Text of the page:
Finally there are the ongoing crises which are far from resolved even though they have been less on the front pages. Syria continues to devolve into a stalemate at best and a conflict which will draw in other interests at worst. Russia has apparently given up any illusion that they are not directly involved in Ukraine, and a showdown is brewing over the Black Sea city of Mariupol, which would give the Russians better access to Crimea. At the same time, the low price of oil and ongoing sanctions could topple the Russian economy.
There is plenty of uncertainty in these and other conflicts, such as Yemen, Iraq and Afghanistan. The ultimate solutions rarely develop in a straight line, and each could have lasting repercussions.
The performance of international stocks was a bit of a relief, since we have maintained an allocation to international stocks throughout and will continue to do so. So far, the small rally is due mostly to investors taking some money out of US stocks after years of outperformance; the lower valuations and higher yields of international stocks became just too hard to ignore. Economic recovery in many countries still has a way to go, but aside from Greece most of the other countries that teetered on the edge (such as Portugal) are far less likely to implode.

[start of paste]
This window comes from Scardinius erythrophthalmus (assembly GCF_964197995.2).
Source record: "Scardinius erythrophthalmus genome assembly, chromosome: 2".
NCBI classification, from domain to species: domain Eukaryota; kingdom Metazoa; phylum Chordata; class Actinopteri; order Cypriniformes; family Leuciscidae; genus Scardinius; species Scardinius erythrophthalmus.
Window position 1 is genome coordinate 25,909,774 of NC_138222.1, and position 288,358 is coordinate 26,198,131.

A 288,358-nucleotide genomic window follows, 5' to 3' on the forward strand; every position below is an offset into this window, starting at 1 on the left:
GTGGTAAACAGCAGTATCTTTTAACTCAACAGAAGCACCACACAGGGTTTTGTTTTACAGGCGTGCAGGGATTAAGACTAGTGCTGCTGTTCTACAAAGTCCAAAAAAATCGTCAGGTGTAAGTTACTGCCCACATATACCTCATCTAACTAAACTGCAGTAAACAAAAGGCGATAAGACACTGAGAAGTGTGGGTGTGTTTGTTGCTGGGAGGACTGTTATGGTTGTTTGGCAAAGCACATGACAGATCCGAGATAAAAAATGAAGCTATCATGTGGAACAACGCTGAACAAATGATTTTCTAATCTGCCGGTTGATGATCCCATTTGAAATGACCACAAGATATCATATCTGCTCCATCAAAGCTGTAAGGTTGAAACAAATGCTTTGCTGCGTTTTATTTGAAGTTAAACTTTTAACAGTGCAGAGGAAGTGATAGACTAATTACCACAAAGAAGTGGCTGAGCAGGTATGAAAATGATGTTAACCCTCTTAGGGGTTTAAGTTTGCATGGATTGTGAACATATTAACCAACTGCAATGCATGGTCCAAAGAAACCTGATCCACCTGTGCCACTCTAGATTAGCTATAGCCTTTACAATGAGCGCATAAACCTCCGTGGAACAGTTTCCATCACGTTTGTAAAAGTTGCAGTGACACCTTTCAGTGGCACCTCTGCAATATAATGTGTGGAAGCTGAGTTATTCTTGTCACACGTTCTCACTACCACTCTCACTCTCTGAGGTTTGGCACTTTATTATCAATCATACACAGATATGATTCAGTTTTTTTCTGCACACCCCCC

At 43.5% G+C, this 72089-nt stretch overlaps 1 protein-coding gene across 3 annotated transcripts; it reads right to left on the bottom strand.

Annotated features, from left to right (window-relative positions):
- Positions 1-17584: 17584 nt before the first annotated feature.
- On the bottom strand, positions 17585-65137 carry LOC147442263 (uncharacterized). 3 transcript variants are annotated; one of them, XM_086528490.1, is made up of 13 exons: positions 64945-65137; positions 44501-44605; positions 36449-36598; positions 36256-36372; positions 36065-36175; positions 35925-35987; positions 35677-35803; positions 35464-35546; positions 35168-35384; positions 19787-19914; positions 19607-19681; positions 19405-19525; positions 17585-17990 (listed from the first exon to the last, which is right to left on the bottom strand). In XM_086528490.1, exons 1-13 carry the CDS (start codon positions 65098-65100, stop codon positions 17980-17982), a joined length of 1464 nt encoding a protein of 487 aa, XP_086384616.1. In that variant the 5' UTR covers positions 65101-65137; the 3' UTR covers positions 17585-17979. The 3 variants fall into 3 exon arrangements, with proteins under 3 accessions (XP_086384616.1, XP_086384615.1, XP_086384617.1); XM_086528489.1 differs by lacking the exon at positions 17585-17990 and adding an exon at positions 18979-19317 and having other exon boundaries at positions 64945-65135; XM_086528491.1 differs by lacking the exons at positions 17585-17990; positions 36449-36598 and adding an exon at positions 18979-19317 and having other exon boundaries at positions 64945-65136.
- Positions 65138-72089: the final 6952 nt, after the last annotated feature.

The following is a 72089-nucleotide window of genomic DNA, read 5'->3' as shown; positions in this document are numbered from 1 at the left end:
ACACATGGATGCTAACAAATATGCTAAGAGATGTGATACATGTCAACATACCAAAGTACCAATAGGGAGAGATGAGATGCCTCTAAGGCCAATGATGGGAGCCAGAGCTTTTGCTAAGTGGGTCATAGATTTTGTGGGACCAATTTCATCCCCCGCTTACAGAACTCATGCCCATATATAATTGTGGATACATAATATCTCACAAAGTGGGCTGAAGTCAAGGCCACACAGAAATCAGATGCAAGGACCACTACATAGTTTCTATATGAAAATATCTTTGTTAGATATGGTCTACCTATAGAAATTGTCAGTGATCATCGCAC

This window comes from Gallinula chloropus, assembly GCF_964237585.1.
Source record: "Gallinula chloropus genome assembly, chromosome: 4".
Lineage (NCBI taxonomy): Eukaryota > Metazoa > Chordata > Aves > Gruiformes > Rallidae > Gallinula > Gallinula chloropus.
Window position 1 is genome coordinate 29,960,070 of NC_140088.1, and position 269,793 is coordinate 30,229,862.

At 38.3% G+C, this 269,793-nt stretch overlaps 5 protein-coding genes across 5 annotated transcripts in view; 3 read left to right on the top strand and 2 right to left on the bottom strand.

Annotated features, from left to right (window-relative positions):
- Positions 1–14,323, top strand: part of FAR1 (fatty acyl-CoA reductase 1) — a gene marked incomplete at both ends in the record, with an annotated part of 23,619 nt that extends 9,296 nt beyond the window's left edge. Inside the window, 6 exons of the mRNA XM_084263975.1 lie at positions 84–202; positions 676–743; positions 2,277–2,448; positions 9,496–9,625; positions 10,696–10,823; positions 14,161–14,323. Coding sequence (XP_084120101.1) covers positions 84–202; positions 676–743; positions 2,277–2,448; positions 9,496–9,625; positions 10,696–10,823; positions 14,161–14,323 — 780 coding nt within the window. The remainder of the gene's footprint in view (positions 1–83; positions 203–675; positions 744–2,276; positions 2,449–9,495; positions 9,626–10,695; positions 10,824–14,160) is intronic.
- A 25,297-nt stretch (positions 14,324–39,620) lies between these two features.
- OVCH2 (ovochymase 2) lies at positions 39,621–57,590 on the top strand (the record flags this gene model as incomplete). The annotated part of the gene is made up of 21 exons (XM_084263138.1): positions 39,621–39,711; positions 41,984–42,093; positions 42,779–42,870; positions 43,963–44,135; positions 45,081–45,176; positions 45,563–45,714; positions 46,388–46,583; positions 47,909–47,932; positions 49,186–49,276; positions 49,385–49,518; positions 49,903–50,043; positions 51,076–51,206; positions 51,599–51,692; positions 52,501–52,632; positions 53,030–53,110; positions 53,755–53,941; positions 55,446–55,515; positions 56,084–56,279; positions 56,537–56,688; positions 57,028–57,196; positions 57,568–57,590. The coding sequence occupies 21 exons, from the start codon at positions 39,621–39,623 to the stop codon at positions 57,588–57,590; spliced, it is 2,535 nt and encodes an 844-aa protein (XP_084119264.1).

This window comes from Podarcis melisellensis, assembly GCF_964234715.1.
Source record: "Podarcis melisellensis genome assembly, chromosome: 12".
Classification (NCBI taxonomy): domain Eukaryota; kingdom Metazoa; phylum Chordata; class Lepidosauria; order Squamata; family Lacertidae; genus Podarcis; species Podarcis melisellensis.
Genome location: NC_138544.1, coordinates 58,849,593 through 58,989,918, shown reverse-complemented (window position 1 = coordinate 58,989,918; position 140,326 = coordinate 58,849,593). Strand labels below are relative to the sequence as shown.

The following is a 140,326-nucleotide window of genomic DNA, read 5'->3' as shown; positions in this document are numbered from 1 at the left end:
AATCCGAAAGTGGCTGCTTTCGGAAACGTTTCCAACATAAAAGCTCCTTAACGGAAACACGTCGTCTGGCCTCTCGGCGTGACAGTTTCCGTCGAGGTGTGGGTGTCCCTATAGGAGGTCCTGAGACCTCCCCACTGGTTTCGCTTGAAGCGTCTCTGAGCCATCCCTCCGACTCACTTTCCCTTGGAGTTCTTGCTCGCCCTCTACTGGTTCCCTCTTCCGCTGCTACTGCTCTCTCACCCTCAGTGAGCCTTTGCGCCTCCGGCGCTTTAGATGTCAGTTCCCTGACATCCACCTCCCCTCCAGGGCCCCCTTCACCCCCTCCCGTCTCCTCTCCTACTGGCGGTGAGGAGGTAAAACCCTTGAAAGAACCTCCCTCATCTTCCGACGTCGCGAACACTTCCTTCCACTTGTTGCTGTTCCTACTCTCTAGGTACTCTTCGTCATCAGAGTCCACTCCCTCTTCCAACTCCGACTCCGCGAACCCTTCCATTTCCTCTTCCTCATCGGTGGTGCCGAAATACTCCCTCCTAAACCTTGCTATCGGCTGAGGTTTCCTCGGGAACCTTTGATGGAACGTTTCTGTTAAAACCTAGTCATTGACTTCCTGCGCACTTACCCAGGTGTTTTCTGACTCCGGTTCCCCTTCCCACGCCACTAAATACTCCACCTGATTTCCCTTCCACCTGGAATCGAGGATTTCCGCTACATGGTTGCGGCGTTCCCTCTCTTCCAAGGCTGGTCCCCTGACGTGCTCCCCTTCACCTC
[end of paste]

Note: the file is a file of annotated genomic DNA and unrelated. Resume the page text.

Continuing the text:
Staying the course with international stocks through the lackluster years brings to mind a couple of attitudes often expressed by investors. The first is that all the money in a portfolio should be “doing something”. This is particularly applicable to having any cash in a portfolio but it also applies to a holding that has been relatively flat or noticeably lagging other holdings. In a properly allocated portfolio, all the money is doing something; that is, it is presenting a risk/return profile that, in combination with the other holdings, meets both immediate needs and long-term goals. That is not guaranteed, of course, but the best we (or anyone) can do is create a reasonable likelihood of success.
The more dangerous attitude, which is perhaps a more honest version of everything doing something, is that the portfolio should only have investments that go up. This is not necessarily naiveté about the volatility of markets; it is more the seductive myth that there is a way to buy and sell investments so they are only owned when they go up in value. It could be argued that the time frame for performance is critical. If the time frame is short, no investment other than cash will meet the test; if the time frame is long, notoriously volatile US stocks would meet the test. And by attempting to only capture upside, much of any gain would likely be missed by avoiding any risk of a decline. The net result is worse, not better, performance.